I mentioned this in yesterday’s roundup, but the Senate finally passed a short-term extension of unemployment benefits and the 65% COBRA subsidy. They made it retroactive to when the benefits expired, and extended it for two months without offsets, giving them until early June for a permanent solution. The bill also includes extensions of the “doc fix” for Medicare reimbursement, federal flood insurance programs, and some SBA loan guarantees. The House quickly passed the same bill and President Obama signed it last night.

In his statement the President said this $18 billion dollar bill, which will provide a modest stimulus, was insufficient:

I’m grateful that the House and Senate moved forward on this temporary extension today. But as I requested in my budget, I urge Congress to move quickly to extend these benefits through the end of this year. I also urge Congress to move forward on legislation to help small businesses grow and hire and other measures to increase the pace of job growth. This is my top priority, and I will fight day and night until every American who wants a good job has one.”

Um, OK. Except there’s been little or no movement on that front. A micro-jobs bill passed into law back in March, mainly a flawed job hiring tax credit for small business. None of the other measures to boost employment have passed. The Local Jobs for America Act, which would pump $75 billion into direct hiring in local communities and is head and shoulders the best jobs program out there, hasn’t budged since it was introduced. The “Home Star” program, which would give rebates to people who do energy retrofits on their homes, just passed the House Energy and Commerce Committee, but it has a long way to go. Other ideas, like work-sharing or infrastructure spending, are DOA.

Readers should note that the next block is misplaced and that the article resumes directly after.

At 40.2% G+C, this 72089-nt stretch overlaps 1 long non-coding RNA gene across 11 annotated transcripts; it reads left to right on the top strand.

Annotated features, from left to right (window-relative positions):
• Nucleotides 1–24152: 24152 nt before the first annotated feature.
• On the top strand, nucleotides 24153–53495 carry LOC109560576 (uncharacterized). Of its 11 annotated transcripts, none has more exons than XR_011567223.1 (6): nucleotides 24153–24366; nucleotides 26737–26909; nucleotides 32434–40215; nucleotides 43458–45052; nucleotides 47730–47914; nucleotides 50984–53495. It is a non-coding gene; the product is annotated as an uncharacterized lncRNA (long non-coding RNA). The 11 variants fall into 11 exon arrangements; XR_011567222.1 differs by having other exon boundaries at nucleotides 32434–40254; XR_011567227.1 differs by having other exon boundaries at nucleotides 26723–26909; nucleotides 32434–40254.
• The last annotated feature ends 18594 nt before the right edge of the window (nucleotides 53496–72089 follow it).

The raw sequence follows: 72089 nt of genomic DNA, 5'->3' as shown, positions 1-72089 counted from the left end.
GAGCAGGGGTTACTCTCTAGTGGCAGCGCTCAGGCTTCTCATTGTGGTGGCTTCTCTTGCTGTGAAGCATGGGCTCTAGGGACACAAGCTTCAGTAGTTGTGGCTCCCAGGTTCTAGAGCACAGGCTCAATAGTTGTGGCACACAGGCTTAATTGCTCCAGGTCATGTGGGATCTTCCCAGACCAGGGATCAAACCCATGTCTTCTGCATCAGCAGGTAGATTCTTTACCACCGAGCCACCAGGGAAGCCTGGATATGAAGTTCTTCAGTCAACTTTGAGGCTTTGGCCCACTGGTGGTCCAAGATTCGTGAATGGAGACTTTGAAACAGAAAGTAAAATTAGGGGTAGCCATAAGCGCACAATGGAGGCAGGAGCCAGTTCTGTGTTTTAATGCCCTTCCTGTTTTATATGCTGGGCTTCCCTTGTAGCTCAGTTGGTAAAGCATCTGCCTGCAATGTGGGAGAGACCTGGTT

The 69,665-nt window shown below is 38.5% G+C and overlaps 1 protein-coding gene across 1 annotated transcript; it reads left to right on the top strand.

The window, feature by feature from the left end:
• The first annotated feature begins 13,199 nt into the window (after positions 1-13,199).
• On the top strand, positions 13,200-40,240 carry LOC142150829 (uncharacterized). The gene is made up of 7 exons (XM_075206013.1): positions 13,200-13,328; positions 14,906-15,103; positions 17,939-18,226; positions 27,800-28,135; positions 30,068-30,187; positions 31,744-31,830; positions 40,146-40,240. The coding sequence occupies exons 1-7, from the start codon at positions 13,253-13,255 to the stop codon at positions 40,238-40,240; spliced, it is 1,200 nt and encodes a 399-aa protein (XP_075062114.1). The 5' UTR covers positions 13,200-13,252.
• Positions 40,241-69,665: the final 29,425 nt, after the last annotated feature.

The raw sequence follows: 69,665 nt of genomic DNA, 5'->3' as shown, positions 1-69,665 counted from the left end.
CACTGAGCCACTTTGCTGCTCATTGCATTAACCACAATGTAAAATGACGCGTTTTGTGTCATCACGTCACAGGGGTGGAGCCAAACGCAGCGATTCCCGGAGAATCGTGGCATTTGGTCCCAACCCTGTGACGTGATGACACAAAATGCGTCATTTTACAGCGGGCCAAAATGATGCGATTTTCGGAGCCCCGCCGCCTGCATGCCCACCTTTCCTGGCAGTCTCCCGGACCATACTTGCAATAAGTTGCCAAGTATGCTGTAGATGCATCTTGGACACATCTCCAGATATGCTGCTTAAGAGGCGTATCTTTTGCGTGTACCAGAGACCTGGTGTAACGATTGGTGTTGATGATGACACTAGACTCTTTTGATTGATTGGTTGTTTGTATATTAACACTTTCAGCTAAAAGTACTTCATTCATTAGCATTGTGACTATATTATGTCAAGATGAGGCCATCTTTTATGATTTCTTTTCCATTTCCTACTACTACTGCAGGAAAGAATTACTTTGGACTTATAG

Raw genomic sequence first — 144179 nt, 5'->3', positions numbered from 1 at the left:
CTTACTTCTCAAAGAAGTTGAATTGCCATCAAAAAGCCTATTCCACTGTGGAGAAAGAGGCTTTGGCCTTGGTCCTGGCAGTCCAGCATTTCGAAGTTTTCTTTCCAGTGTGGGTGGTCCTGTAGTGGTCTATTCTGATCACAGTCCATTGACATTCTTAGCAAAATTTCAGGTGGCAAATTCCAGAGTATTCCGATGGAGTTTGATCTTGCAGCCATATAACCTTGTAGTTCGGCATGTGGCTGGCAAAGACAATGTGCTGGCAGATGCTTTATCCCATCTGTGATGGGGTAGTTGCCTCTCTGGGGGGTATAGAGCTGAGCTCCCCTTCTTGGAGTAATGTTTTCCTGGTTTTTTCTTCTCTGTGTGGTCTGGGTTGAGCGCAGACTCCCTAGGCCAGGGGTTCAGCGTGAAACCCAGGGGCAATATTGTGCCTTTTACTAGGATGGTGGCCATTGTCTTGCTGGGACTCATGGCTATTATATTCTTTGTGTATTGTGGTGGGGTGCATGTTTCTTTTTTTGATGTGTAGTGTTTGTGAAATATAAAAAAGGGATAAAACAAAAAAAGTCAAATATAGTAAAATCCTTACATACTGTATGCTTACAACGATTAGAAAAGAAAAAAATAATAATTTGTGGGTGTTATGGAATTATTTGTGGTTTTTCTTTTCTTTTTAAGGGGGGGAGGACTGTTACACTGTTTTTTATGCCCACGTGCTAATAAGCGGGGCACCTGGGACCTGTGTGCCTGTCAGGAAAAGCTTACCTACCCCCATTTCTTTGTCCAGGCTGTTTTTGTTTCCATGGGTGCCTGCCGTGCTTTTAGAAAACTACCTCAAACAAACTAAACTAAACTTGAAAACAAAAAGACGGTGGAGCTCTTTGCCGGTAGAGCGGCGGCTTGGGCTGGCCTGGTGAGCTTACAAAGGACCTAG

The latest report on state-level unemployment shows record high rates all over the place, and this is going into budget season, where more painful cuts and layoffs are expected in state capitals. Yesterday, new jobless numbers rose. Annie Lowrey explained the jobless recovery with two simple statistics:

1. Fortune 500 companies tripled their profits to $391 billion in 2009.

2. They also slashed their payrolls by more than 800,000 jobs.

Top companies are simply doing more with less and hoarding the profits. The demand shortfall in the economy is therefore enormous. And other than rhetoric, nobody in Washington seems particularly roused to do anything about it.